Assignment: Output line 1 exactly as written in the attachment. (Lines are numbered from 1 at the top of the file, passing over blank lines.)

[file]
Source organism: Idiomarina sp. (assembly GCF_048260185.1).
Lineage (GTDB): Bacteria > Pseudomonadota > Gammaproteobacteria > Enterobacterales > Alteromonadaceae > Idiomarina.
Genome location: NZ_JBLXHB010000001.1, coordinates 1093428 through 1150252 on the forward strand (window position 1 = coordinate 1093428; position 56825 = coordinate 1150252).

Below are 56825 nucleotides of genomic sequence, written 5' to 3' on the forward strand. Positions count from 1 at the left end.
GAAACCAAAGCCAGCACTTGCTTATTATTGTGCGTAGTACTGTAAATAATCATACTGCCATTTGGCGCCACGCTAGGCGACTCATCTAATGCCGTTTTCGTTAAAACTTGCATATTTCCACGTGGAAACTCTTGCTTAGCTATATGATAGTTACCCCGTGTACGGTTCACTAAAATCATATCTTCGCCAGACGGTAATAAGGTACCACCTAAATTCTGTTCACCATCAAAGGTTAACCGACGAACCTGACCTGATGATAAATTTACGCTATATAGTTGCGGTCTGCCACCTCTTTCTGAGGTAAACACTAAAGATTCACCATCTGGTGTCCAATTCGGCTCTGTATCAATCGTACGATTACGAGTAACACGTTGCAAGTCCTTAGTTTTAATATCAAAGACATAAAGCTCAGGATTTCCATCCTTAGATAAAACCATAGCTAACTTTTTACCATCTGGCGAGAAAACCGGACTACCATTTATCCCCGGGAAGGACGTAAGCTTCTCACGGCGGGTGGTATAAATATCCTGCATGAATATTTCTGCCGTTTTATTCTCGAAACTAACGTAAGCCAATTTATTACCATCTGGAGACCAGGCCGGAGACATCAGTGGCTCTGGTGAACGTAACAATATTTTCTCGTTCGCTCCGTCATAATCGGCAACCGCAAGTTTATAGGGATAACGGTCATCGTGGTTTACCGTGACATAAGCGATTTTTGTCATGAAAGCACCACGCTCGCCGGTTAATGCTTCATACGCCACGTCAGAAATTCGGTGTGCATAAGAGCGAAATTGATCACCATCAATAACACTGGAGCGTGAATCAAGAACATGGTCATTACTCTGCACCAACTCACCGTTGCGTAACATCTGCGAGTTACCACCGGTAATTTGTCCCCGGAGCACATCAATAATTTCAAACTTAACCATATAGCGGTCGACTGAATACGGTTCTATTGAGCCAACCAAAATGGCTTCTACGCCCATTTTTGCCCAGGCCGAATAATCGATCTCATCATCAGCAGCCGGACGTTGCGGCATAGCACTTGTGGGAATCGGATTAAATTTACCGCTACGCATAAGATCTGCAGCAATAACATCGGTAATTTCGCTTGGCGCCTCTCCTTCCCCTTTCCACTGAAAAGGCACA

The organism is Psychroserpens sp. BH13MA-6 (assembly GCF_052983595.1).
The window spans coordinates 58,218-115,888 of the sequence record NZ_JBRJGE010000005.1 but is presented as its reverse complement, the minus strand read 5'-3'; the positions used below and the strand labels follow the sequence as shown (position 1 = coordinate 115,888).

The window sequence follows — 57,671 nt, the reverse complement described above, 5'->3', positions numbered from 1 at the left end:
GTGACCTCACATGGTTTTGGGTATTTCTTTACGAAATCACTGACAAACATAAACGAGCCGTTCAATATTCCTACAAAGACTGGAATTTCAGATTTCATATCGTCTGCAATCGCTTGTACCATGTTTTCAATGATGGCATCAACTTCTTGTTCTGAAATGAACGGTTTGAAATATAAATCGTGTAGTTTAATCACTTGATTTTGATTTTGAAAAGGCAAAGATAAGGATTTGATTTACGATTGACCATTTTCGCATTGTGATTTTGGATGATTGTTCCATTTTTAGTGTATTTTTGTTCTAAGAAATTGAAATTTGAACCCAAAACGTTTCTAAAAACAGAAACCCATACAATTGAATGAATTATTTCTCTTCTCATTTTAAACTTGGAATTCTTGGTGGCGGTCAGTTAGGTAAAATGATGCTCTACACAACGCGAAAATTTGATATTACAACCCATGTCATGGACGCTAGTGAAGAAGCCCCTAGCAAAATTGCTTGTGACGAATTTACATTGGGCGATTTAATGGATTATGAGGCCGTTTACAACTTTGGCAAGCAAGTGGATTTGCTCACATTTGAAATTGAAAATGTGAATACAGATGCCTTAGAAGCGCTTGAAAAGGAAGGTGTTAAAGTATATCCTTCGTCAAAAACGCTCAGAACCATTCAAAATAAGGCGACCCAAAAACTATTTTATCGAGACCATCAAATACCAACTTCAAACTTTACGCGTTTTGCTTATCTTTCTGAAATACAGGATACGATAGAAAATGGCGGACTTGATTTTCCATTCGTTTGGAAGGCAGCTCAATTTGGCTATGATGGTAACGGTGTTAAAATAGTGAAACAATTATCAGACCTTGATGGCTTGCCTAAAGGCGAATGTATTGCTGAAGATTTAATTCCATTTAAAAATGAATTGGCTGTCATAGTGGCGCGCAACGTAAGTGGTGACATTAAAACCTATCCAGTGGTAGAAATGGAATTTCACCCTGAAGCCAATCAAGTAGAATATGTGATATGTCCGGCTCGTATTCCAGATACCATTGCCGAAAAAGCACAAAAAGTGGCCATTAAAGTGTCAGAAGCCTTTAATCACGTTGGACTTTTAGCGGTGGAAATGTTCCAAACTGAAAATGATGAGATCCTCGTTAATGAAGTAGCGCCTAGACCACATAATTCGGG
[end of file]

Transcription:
Source organism: Idiomarina sp. (assembly GCF_048260185.1).